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Consider a bipartite graph of order $2n$ with equal bipartitions $C_1$ and $C_2$, where, $$C_i = \{v_{i,1}, v_{i,2}, v_{i,3} \dots v_{i,n}\}; i = 1, 2.$$ Given two vertices $v_{i,p}$ and $v_{i,q}$, $Nbd(v_{i,p}, v_{i,q})$ denotes set vertices adjacent to both $v_{i,p}$ and $v_{i,q}$ with $1 \le p,q \le n$. Indexes $p$ and $q$ may or may not be equal. We denote cardinallity of $Nbd(v_{i,p}, v_{i,q})$ by $\#(Nbd(v_{i,p}, v_{i,q}))$.

I want to calculate number of bipartite graphs, such that, $$\#(Nbd(v_{1,p}, v_{1,q})) = \#(Nbd(v_{2,p}, v_{2,q})) ~\forall~ p,q ~\text{with}~ 1 \le p,q \le n.$$

To construct all these graphs, I am also looking for an existing algorithm, if available.

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  • $\begingroup$ I think you wanted to write that indices $p$ and $q$ are not equal. $\endgroup$ – domotorp Nov 17 '16 at 13:10
  • $\begingroup$ Also, what you are looking for seems to be equivalent to symmetric block designs: en.wikipedia.org/wiki/Block_design#Symmetric_BIBDs $\endgroup$ – domotorp Nov 17 '16 at 13:16
  • $\begingroup$ @domotorp I am not familiar to block design. May you kindly explain how does it help to solve this problem? $\endgroup$ – Dutta Nov 17 '16 at 14:08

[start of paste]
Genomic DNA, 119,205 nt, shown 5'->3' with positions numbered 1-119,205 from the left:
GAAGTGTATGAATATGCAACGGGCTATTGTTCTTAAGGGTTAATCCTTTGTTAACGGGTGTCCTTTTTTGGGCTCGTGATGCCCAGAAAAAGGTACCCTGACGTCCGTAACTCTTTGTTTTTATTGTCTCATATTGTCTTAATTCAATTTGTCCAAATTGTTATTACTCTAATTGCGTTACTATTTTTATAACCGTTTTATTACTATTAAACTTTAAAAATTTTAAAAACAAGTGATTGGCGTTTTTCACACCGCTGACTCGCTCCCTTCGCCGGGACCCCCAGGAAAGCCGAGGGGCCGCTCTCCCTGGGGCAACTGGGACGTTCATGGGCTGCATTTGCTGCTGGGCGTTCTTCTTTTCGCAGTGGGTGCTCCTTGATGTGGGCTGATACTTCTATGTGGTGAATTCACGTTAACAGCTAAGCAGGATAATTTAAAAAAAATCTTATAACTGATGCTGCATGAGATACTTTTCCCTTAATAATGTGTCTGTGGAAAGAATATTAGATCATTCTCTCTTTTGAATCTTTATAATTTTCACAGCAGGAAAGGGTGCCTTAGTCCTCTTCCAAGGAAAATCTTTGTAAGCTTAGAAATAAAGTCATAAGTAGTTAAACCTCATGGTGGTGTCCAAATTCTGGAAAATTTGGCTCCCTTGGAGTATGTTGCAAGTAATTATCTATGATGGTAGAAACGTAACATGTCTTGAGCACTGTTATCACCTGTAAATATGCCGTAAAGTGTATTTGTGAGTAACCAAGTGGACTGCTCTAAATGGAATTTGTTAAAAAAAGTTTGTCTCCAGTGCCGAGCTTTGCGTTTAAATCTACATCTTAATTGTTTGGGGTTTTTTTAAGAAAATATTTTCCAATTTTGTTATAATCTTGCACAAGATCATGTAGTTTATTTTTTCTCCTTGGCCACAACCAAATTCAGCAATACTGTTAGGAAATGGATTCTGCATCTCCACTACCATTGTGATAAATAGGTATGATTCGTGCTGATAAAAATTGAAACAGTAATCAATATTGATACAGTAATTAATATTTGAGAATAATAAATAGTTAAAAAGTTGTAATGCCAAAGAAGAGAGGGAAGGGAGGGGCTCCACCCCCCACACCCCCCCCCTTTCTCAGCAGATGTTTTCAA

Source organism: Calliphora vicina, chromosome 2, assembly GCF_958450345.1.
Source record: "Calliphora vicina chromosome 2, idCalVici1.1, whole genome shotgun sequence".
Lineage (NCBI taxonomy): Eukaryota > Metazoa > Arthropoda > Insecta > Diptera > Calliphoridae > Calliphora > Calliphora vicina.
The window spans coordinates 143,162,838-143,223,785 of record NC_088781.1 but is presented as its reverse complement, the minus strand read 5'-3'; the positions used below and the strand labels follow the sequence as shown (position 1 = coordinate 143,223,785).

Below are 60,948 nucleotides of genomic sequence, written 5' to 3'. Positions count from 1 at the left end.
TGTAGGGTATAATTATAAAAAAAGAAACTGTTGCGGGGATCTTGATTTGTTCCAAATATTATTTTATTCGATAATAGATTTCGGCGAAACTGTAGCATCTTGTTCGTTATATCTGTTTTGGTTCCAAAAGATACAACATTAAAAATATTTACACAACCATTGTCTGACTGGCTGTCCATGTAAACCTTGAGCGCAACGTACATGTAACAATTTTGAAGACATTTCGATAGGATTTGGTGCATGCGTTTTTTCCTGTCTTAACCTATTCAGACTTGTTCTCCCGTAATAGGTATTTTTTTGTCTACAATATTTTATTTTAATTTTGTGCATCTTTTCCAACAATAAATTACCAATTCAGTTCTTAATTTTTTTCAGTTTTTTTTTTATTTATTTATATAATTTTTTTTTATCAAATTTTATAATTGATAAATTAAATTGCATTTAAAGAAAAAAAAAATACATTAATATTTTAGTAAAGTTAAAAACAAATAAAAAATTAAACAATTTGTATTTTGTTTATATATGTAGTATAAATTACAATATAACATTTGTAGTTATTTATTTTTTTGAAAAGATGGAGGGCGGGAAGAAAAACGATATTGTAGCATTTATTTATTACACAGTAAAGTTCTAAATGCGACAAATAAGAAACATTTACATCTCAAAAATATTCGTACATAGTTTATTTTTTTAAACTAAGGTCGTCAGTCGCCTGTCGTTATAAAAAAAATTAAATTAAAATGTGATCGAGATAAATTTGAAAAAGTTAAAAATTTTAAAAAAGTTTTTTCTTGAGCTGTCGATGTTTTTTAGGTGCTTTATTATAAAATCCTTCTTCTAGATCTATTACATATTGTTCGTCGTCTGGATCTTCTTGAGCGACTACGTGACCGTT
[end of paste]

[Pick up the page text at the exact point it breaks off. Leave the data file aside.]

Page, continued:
• $\begingroup$ I'm also no expert on the topic, and I doubt that I could add much to the Wikipedia article; obviously $C_1$ would play the role of the blocks, and $C_2$ the role of the points. $\endgroup$ – domotorp Nov 17 '16 at 14:10
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    $\begingroup$ A symmetric BIBD is the special case where all the common-neighbour counts are the same. The description here is more general. Assuming you include $p=q$ in your definition, what you want is the set of all $n\times n$ binary matrices $B$ such that $BB^T=B^TB$. Offhand I don't recall anything on that. $\endgroup$ – Brendan McKay Nov 17 '16 at 23:11
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As noted in the comments, if $B$ is the bipartite adjacency matrix (so that $b_{i,j}$ is 1 if $v_{1, i} \sim v_{2, j}$ and $0$ otherwise), then your condition is equivalent to saying that $B B^T - B^T B$ is diagonal. I'll assume that you also intend to insist that your property holds for $p=q$, which implies $B B^T = B^T B$. This is not a symmetric block design

Therefore, the number of ${0,1}$ matrices with this property is what you want. This number is bounded below by the number of symmetric ${0,1}$ matrices, which is $2^{n(n+1)/2}$. This is not the entire picture since (for example) we could also take any permutation matrix. But I would be surprised if the answer is noticeably larger than that, and this enormous lower bound shows that any algorithm to list all such objects is doomed to be extremely slow.

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  • $\begingroup$ I thought that counting on the vertex subsets, and neighbourhoods of a vertex may be easier to get the appropriate figure. $\endgroup$ – Dutta Nov 19 '16 at 13:10
  • $\begingroup$ The lower bound I gave is about $\sqrt{2}^{n^2}$, and the trivial upper bound is $2^{n^2}.$ I don't expect the base of the exponent could be improved. $\endgroup$ – Pat Devlin Nov 19 '16 at 14:47

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